This case nicely characterizes bronchopneumonia in a deer and allowed conference participants to discuss the neutrophil-rich, bronchial and bronchiolar-centric nature of the disease process. Though all agreed that the extensive bronchopneumonia was most consistent with an infectious (most likely bacterial) etiology, most participants determined that infectious organisms were difficult, if not impossible, to visualize by routine histologic examination. Gram stains did not aid in identifying organisms. Additional histologic features discussed included type II pneumocyte hyperplasia, segmental atelectasis, and prominent bronchus associated lymphoid tissue (BALT) hyperplasia, a finding that varied in severity between slides. Despite the slide variation, the presence of BALT hyperplasia along with the bronchial and bronchiolar-centric inflammatory process lead conference participants to include Mycoplasma bovis as the main differential diagnosis. However, most agreed that the lack of well-differentiated nodules of necrosis made this diagnosis less likely. Another differential diagnosis discussed included Mannheimia hemolytica. However, oat cells, fibrin rich exudate, and extensive necrosis, characteristic histologic features of M. hemolytica, were not present in this case. Additionally, bacterial aggregates are often easy to visualize in pneumonic mannheimiosis. The typical gross findings of M. hemolytica and P. multocida were compared as well. The classic gross postmortem findings of M. hemolytica including fibrin, hemorrhage, necrosis, and pleuritis with extensive marbling (due interlobular edema) particularly affecting the cranioventral lung regions were key features discussed in making the distinction between M. hemolytica and P. multocida. Other bacterial agents of respiratory disease in ruminants include Histophilus, somni, Trueperella (formerly Arcanobacterium) pyogenes, and Bibersteinia trehalosi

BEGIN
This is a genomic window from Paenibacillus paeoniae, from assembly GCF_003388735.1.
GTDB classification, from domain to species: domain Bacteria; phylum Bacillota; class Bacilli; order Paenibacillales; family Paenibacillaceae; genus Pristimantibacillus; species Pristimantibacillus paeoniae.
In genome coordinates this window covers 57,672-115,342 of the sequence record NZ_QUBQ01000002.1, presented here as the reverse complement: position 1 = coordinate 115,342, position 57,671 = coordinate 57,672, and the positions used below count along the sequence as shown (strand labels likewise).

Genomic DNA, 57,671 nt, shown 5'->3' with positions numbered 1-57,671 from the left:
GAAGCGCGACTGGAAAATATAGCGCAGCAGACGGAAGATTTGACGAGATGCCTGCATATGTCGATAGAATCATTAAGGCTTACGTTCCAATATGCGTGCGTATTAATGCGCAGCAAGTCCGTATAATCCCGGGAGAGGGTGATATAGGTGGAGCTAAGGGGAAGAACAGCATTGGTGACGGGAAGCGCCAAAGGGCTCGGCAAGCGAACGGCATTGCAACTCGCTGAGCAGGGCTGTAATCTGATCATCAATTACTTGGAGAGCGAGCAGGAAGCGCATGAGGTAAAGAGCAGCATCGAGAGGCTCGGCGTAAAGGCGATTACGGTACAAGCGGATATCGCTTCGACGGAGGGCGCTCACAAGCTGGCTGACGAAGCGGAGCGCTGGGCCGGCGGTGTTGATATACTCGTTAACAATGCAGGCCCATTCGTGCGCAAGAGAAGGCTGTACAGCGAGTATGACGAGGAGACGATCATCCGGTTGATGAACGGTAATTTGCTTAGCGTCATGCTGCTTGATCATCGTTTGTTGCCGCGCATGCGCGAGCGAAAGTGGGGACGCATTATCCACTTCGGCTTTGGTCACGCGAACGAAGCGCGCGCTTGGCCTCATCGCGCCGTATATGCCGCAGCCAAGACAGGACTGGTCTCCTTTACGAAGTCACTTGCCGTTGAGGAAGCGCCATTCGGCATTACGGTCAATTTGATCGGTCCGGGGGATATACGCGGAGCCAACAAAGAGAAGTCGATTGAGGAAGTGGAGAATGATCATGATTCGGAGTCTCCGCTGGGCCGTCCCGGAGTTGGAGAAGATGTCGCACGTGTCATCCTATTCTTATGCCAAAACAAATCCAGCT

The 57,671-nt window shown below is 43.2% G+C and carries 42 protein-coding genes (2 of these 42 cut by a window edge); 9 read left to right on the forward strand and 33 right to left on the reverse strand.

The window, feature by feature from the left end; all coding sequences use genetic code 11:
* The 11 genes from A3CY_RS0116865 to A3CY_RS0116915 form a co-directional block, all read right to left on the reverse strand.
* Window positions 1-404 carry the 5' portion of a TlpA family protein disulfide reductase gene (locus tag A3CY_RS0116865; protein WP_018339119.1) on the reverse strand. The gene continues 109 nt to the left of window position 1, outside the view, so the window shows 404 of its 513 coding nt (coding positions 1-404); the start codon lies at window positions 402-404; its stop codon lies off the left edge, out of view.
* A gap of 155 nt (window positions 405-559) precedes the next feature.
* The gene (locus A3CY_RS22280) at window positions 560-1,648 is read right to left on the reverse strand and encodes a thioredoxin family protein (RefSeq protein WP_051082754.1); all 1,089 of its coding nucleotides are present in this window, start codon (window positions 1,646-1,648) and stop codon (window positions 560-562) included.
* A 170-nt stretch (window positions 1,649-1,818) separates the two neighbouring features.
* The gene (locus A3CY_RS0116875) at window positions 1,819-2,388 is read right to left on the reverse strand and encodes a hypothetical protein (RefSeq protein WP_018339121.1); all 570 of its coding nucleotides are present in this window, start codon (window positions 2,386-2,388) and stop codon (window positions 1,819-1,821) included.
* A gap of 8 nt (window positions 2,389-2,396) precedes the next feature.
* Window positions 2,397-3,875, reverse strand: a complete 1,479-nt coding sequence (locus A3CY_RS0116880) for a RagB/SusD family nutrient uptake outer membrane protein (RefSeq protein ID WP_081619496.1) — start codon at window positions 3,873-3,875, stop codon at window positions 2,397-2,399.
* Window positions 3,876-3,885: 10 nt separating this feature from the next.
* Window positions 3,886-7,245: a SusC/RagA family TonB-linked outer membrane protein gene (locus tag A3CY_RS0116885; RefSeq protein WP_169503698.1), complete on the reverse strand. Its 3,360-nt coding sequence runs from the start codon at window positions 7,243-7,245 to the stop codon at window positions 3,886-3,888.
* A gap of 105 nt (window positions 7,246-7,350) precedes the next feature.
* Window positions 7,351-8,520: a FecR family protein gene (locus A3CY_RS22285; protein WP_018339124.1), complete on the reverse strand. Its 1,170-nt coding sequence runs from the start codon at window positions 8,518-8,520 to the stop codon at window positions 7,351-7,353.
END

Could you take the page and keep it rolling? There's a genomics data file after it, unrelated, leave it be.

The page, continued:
Compared to M. hemolytica, bacterial patho-genicity is reduced in P. multocida infection resulting in a slower onset of disease with absence of necrosis, vasculitis and exudation of abundant fibrin. In P. multocida, injury to cells of the respiratory system results from infiltration of inflammatory cells and release of their mediators and enzymes.(9) In contrast, M. haemolytica causes injury by release of bacterial toxins, such as leukotoxin, in addition to the effects of inflammatory mediators released from leukocytes, which results in a more necrotizing and fibrinous lesion. The leukotoxin, which is a member of the RTX group of toxins, is M. hemolyticas most important virulence factor, and can be directly toxic to cells as well as enhances the overall acute inflammatory response through activation of leukocytes and the complement system. Additionally, M. haemolytica has other virulence determinants such as polysaccharide in the capsule which can facilitate bacterial adherence and colonization, and inhibit their phagocytosis.(9) Environmental stressors and concurrent viral infection with agents such as bovine respiratory syncytial virus, bovine viral diarrhea, and infectious bovine rhinotracheitis virus result in increased susceptibility to infection by the bacterial agents.